What is a real Cameo? Vintage plastic cameo or antique shell?

Posted by Michelle , Wednesday, January 30, 2008 10:13 AM

I think there are a lot of misconceptions about valuing cameos on eBay. I see a lot of cameos listed that I think I might like to bid on. However, as you know with eBay the pictures can be a little dodgy. Getting close up pictures of some of my own jewelry for sale on eBay is like pulling teeth or rounding up a toddler for a fresh diaper. Which is to say getting close up pictures of jewelry, coins, stamps and other small articles can be frustrating- to say the least.

This week I found a rather large lot of cameos and other vintage goodies in one jewelry lot for auction. The opening bid was kind of pricey though, particularly if the cameos in question were just old vintage plastic cameos. The seller had stated that these items once belonged to her Grandmother, but the accompanying pictures were a bit blurry. Furthermore, the seller had revised her listing at a later point, because she thought she might have grossly under priced her jewelry after seeing other listings for cameos. This of course warranted some further investigation in my mind.

I contacted the seller (a very lovely person with the same first name as myself) and asked her if any of the cameos were shell. Unfortunately, she did not know and she then asked me- how does one find out. In a nutshell- I said via email, "you look through the cameo- hold it up to the light, can you see through it?"

The problem with this technique is; that I am sure that there are some plastic cameos that are probably so thin, that I suppose some one could erroneously believe they are looking at shell. The seller was kind enough to send me some more pictures, although I couldn't make heads or tails out of these either and the auction ended.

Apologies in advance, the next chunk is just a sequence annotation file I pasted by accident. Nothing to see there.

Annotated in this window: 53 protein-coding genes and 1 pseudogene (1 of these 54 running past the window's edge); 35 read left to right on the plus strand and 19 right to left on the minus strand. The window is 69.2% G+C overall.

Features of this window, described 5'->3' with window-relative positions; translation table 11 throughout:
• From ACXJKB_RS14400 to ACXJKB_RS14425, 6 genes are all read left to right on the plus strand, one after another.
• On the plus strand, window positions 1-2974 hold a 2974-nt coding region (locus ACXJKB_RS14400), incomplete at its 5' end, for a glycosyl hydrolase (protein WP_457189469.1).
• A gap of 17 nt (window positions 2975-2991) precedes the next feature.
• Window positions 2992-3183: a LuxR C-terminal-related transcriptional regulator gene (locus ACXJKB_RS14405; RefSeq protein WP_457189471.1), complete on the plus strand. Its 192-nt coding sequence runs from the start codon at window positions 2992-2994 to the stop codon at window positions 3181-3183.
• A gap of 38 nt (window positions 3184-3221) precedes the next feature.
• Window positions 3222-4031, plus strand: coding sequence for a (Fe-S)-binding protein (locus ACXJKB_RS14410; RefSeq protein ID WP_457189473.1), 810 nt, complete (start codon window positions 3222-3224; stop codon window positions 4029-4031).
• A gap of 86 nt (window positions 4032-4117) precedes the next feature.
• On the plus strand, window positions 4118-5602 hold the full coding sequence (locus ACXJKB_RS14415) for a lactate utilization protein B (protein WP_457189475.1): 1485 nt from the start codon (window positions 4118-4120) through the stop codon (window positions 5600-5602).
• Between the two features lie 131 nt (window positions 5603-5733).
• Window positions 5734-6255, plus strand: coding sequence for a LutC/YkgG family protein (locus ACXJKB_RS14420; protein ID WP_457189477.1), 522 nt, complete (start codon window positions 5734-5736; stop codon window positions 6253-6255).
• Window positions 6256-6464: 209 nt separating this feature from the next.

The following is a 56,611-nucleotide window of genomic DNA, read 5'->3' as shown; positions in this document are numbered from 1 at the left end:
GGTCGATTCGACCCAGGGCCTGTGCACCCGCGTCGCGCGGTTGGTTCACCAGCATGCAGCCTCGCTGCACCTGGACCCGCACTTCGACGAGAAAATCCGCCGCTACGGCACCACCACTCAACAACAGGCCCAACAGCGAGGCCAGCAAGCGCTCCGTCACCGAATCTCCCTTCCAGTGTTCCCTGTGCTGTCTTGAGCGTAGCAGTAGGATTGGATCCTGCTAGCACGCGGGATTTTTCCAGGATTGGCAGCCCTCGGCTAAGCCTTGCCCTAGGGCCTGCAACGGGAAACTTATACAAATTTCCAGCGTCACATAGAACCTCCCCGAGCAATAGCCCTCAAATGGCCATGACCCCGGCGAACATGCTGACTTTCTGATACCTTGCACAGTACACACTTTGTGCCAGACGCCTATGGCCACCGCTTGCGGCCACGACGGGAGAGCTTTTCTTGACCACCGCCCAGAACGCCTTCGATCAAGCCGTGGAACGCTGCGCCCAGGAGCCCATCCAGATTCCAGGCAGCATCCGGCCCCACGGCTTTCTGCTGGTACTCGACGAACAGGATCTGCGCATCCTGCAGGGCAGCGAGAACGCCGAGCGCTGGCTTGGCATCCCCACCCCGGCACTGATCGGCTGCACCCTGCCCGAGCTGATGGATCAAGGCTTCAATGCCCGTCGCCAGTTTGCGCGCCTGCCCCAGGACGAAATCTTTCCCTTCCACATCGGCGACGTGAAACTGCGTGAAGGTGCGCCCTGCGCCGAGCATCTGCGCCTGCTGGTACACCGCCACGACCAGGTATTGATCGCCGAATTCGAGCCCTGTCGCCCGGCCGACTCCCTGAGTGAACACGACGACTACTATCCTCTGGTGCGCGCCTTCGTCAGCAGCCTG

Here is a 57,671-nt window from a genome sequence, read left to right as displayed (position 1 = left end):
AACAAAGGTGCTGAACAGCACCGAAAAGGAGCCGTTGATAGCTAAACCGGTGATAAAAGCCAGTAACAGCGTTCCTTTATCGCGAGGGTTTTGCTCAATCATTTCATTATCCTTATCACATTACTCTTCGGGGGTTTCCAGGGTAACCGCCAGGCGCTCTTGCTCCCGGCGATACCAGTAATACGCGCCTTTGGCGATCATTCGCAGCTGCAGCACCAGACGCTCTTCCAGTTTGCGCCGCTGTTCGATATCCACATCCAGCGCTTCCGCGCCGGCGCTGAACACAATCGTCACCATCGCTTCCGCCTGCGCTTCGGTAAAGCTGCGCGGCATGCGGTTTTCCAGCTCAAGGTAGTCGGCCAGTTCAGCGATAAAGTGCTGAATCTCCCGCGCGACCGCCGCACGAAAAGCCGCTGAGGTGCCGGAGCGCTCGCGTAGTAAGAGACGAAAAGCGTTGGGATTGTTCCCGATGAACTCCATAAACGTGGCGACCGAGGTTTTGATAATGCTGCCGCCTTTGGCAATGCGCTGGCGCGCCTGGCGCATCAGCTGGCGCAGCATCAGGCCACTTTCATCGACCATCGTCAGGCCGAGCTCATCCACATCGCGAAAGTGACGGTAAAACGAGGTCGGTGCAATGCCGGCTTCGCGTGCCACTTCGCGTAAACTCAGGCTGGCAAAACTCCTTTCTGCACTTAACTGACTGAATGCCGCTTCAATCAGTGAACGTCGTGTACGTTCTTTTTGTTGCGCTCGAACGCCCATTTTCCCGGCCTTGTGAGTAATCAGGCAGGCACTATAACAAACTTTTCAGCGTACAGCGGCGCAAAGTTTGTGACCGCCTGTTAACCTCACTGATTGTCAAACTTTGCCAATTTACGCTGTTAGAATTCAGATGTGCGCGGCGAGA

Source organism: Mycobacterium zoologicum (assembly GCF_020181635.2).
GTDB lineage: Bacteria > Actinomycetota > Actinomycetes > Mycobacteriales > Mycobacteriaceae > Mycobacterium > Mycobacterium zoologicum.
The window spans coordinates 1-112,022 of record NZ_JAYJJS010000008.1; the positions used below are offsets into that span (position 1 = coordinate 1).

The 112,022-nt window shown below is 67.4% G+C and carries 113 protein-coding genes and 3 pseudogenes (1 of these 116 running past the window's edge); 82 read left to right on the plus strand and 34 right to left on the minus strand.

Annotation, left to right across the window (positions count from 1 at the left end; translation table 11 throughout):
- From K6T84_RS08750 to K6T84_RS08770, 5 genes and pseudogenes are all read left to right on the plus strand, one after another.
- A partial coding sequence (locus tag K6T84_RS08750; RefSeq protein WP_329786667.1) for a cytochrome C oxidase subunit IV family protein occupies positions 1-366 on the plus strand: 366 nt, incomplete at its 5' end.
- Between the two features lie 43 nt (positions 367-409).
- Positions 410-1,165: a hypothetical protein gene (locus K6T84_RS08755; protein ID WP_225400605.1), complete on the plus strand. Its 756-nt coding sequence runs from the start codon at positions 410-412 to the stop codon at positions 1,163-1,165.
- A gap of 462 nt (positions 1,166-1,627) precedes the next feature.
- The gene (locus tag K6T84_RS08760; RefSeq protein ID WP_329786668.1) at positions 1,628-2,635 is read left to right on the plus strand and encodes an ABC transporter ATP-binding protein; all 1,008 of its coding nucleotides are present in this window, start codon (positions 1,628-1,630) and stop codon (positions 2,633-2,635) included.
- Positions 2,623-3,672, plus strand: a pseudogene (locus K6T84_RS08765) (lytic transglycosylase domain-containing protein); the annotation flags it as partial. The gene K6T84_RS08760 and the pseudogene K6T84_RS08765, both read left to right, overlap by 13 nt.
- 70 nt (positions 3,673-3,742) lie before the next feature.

So here it is, the basic, brief pictorial lesson on what a shell cameo looks like.

Picture One: Antique 19th Century Shell Cameo in presumed gold setting.

This a beautiful antique shell cameo with no
chips or cracks. The clasp, the hinge and the extended pin help to put an approximate date on the piece.


Note the beautiful smooth back of this cameo.

Here is a picture of the same came held to the light.


Next we have a pretty little vintage plastic cameo.

While quite a pretty little cameo, it is not nearly as valuable as a hand carved shell cameo. A shell cameo is a work of art and made by a master craftsman. I love to look at real cameos, in the same way I like to browse a museum or an art gallery. A vintage cameo does not impart the same feelings. Vintage cameos are wonderful to wear however. I personally would not feel comfortable wearing an antique shell cameo out of the house.


I have seen several sellers on eBay touting the wonders of their vintage cameos and even exclaiming that they sell more vintage cameos then real! Of course- more vintage cameos are sold because of price constraints. I rather think more Dodge Neons are sold then Jaguars, but I would prefer the Jag...

Comparing a shell cameo that was handcrafted to a plastic cameo is not like comparing apples to oranges either. Apples and oranges are both healthy fruit- it is to your taste whether you like either, both or neither. Comparing a shell cameo to a vintage cameo is more like comparing fillet mignon to a quarter pounder with cheese. I know what I would rather eat, but because of market value and scarcity I get a lot more McDonald's than steak.